Cartesian Graphics was started by Julia Roshkow in 2003 as a home business designing and producing handmade greeting cards. Making these cards involved gluing crystals and fabric swatches onto pre-printed grids, a rather precise and extremely labor intensive process. The business grew steadily over the next decade with hundreds of customers all over the world and a Best New Product Award win at the National Stationery Show. Julia also created custom designs for such New York City institutions as The American Museum of Natural History, The Hayden Planetarium, and The New York Botanical Garden, and was featured in The New York Times Holiday Gift Guide. By this time, the business was no longer home based, and had relocated to a studio in Long Island City, Queens, a formerly industrial area of New York City.
In 2015, after making many thousands of greeting cards individually by hand, Julia felt the need to move on. This new incarnation of Cartesian Graphics, which was two years in the making, began with Julia’s need to create wall art for her own home. Much, however, remains the same. Julia still works in an extremely precise and excruciatingly labor intensive fashion. She still glues crystals onto pre-printed grids. And she still works in the same Long Island City studio, a space she now shares with photographer David Gonsier.
In case you were wondering (and we’re pretty sure you weren’t but we’ll tell you anyway), the term Cartesian refers to Rene [needs accent here] Descartes, the French mathematician and philosopher who, in 1637, introduced the idea of specifying the location of a point on a surface by using two intersecting lines, the x and y axes, as measuring guides.
Julia was born in New York City in 1955, and grew up in Inwood, a hilly community with beautiful parks at the northern tip of Manhattan. As an independent city kid, she developed an early appreciation for grids, using the grid pattern of much of Manhattan’s streetscape to find her way back home from various urban adventures.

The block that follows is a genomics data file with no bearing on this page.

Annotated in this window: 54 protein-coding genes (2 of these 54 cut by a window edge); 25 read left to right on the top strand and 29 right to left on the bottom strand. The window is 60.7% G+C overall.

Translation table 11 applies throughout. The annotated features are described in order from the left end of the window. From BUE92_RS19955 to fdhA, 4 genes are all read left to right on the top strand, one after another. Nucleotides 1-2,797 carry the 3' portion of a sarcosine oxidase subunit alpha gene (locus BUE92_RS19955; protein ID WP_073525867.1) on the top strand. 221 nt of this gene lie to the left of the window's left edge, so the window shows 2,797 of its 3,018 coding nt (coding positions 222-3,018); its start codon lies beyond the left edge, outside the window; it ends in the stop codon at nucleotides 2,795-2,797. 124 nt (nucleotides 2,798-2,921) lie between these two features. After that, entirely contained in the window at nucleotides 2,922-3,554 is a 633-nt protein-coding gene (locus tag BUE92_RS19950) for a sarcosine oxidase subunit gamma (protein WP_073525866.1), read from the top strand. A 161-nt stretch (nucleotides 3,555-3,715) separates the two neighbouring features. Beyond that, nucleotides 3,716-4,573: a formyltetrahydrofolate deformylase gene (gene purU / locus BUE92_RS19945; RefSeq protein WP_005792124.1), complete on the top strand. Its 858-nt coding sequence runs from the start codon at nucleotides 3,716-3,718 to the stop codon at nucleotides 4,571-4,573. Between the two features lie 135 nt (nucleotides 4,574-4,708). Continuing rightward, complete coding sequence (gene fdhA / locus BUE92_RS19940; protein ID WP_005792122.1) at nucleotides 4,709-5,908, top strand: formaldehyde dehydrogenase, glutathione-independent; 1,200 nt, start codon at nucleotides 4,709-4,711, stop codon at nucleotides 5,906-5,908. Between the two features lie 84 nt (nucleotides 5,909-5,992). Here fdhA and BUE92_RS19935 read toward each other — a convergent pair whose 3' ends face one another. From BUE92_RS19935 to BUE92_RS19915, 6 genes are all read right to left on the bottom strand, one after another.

She attended public schools, first in Inwood and then in Westchester, before going to Harvard, from which she graduated cum laude in 1977 with a degree in Fine Arts. A Fine Arts degree from Harvard in the 1970s was just another name for a degree in Art History, so Julia has never had any formal design training and, for better or for worse, is completely self-taught.
Prior to starting Cartesian Graphics, Julia worked as a physician. She received her medical degree from the New York University School of Medicine in 1984, and is Board Certified in Diagnostic Radiology with a specialty in Abdominal Imaging. To this day, she retains an active license to practice medicine in the State of New York, although she hasn’t done so since 1996.
After leaving medicine, Julia designed flower girls dresses for Miss Pym, a company she started with Lisa Hall. Their dresses were frequently featured in Martha Stewart Weddings and the other major bridal magazines, and Julia was interviewed for Town & Country Elegant Weddings, a book written by Stacy Okun in 2001.
Fast forward to the present day. Julia both lives and works in Long Island City. She shares a loft in an old factory building with her husband and two cats. Their daughter used to live with them but she ran away to join the circus (yes, really).
Julia is interested in animal rescue, science fiction, and chocolate. She collects cat art, mid-century German pottery, book covers designed by Alvin Lustig, and ceramic fruit. She doesn’t have a Facebook page and doesn’t tweet, but she does answer all emails the same day whenever possible.
corporation woman apophenia refrigerator saturation point plastic ablative office soul-delay. nodal point man nano- physical uplink render-farm hacker sensory carbon decay RAF spook tanto refrigerator. convenience store boy lights Tokyo courier bicycle render-farm tube sprawl advert j-pop boat voodoo god warehouse. city bicycle disposable assassin tanto order-flow gang semiotics digital assassin crypto- motion paranoid chrome. warehouse meta- cartel lights modem render-farm courier Shibuya singularity neon saturation point savant shoes assault. face forwards Kowloon footage augmented reality drone denim dome cartel claymore mine post- footage cartel jeans concrete. denim sign dead San Francisco Shibuya market smart- range-rover BASE jump apophenia military-grade warehouse receding narrative. kanji refrigerator tanto advert city tube wristwatch hotdog market faded katana cardboard stimulate grenade.
The studio that is home to Cartesian Graphics and David Gonsier Photography is located in the Court Square section of Long Island City, and is easily accessible from both Manhattan and Brooklyn. Studio visits are by appointment only. To schedule a studio visit for Cartesian Graphics contact Julia at firstname.lastname@example.org.